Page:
EPA Issues First-ever Coal Ash Rule to Protect Public Health and the Environment

The U.S. Environmental Protection Agency (EPA) took a significant step forward Friday when it finalized long-delayed standards for coal ash. The new regulations establish some safeguards to detect and prevent releases of toxic waste from the nation’s more than 1400 coal ash waste dumps, most of which are currently leaking into water sources.

Unsafe disposal of coal ash has contaminated more than 200 rivers, lakes, streams and sources of underground drinking water in 37 states. Several coal ash waste ponds in Georgia are considered to be at high risk for dam failure and/or leaking into nearby water resources including Plant Branch in Milledgville. Coal ash dump sites also omit dangerous quantities of toxic dust into the air that can harm neighboring communities.

Both the Ogeechee and Oconee River basins are already stressed and mercury-laden, and coal-fired Plant Washington will store tons of the toxic waste, including mercury, directly above our groundwater resources, and just 1/4 mile from Williamson Swamp Creek. The tons of coal ash waste, riddled with heavy metals, that Plant Washington will create will be stored in an open landfill on a liner that the Georgia Environmental Protection Agency says will only last approximately 30 years.

Local citizens have been asking what will happen to the waste when the liner degrades. The heavy metals in coal ash waste never go away. They contaminate fish, wildlife and water quality when they come into contact with soil and water. Washington EMC Board members have already spent $1Million of the co-op member’s money on Plant Washington despite the ongoing concerns that member’s have raised about the dangers of coal ash waste being stored in our community.

The EPA’s new rule leaves critical gaps in protection of health and the environment.

EPA overlooked the science in deciding not to designate coal ash as hazardous waste despite the many deadly toxins and carcinogens it contains.The rule leaves enforcement of the regulations entirely to individual states, if they choose, or to citizens.  Consequently the rule cannot guarantee that communities are protected, particularly in states that are unwilling or unable to require utilities to abide by the federal guidelines. By law, EPA cannot enforce these rules, nor are they able to play an oversight role.  In addition, the regulations don’t include federal oversight of dam safety nor require states to adopt state programs to permit dump sites and protect local communities. The rules for coal ash remain less stringent than the federal rules applicable to ordinary household waste.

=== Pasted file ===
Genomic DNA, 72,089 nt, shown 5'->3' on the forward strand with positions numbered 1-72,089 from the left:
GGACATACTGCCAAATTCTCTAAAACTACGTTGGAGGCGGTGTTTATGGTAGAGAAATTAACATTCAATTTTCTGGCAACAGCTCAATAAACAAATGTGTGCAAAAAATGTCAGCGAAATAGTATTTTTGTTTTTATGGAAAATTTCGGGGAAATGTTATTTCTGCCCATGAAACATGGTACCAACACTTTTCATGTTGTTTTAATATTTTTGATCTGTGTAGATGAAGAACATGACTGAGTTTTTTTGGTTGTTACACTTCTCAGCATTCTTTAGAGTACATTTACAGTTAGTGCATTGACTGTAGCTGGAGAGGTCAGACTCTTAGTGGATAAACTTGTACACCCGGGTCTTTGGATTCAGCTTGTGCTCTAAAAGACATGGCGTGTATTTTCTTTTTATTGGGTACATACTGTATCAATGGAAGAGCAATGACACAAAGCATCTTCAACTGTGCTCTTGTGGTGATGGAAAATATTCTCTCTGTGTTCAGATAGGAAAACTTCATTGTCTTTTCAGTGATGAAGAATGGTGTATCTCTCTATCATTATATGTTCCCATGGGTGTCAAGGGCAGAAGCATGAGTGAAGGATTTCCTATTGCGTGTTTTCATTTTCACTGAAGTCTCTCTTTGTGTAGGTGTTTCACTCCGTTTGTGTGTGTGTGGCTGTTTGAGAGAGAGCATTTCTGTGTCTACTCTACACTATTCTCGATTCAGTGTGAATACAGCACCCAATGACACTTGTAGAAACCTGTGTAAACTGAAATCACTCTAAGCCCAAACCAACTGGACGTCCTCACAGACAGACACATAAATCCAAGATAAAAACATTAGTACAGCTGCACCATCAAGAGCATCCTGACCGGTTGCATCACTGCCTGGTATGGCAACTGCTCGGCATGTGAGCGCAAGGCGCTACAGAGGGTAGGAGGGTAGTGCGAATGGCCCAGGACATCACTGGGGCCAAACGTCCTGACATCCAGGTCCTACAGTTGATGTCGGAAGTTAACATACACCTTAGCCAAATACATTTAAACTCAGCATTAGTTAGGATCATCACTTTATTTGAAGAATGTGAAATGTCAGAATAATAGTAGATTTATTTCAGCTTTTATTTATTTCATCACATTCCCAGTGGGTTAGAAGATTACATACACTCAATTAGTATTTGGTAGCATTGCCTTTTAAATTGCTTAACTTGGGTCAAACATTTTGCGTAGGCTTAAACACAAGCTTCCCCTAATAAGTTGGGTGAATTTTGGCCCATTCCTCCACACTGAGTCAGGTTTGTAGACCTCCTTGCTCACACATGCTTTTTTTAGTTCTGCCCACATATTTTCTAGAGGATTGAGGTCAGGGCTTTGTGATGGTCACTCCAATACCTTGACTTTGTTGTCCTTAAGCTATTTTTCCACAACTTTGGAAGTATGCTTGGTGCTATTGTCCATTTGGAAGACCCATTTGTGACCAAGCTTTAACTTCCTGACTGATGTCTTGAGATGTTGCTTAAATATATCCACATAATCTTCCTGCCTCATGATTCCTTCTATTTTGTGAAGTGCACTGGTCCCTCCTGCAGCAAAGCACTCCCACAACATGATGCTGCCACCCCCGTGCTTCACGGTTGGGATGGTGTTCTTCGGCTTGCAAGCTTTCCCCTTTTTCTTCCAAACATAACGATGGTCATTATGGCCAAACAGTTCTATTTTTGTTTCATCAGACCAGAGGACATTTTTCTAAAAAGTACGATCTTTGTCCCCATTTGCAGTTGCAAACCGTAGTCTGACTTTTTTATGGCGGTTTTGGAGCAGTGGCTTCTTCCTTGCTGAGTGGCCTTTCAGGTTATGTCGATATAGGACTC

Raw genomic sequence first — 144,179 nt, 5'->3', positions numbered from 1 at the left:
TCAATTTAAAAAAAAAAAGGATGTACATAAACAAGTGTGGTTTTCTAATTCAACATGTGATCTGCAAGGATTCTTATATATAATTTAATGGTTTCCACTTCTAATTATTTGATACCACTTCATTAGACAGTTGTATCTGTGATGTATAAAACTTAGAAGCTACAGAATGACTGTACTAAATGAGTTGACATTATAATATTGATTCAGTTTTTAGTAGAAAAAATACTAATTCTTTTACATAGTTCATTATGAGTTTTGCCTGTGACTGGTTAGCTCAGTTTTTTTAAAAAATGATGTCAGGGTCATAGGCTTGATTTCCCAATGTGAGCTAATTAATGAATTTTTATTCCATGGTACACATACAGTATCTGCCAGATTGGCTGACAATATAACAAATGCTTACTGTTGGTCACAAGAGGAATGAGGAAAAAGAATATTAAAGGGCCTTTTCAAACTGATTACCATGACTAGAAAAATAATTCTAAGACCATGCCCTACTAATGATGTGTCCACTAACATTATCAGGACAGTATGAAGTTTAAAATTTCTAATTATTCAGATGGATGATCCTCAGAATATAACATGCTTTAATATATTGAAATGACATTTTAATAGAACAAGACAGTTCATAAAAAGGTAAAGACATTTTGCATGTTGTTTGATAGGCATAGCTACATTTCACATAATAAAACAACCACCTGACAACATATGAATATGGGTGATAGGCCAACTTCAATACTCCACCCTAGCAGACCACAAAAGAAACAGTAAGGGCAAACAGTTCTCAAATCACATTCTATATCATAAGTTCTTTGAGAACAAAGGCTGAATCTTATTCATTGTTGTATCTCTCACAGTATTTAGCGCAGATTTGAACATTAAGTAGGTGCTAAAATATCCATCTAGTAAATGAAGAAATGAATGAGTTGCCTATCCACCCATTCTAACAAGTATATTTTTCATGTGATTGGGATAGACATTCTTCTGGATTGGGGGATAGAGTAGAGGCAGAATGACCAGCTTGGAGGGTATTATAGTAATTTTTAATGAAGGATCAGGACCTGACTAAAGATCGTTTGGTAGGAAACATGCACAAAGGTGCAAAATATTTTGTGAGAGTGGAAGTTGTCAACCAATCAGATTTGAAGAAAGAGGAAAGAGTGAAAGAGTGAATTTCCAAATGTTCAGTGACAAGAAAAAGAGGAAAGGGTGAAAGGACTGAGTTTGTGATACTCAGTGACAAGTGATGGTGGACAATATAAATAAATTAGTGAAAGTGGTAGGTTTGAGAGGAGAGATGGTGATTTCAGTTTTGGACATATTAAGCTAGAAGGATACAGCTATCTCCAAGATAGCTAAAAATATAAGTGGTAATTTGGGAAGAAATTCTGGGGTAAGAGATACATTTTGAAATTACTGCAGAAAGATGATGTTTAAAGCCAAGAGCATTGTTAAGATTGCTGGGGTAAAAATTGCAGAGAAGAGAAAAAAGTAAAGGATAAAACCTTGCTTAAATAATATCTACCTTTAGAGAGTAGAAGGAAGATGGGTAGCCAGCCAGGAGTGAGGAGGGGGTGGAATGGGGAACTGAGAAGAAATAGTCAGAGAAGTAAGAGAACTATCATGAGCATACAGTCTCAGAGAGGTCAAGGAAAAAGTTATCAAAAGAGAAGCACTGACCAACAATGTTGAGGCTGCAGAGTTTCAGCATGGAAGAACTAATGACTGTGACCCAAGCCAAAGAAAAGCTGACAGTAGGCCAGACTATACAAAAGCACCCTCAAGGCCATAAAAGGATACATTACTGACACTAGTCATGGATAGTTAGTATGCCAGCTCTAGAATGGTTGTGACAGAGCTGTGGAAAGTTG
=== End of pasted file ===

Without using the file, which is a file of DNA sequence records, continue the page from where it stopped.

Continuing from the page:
The public interest groups that sued the EPA over its failure to regulate coal ash, are planning to keep up the fight for critical public health and environmental protection.

Coal ash regulations were proposed in 2010 following the largest toxic waste spill in U.S. history in Kingston, Tenn., when one billion gallons of coal ash sludge destroyed 300 acres and dozens of homes. But pressure from the power industry and coal ash users forced the EPA to delay finalizing the proposed rule.

In 2012, ten public interest groups, including FACE partners the Southern Alliance for Clean Energy and the Sierra Club, along with an Indian tribe sued the EPA in federal court to obtain a court-ordered deadline. In 2013, a consent decree was lodged in federal court that set December 19, 2014 as the deadline for the EPA’s final rule.

Plant Washington’s developer has yet to announce power purchase agreements for its long delayed project, significant funding for the multi-billion dollar project, its ability to meet critical emission requirements, as well as its ability to meet other permit stipulations.

Friday’s announcement, while not as rigorous as health professionals, faith leaders, elected officials, and environmentalists had urged, is still an important step towards protecting the health of our families in addition to our natural resources.

Friday’s coal ash regulation announcement does not make Plant Washington’s future any more certain or financially viable.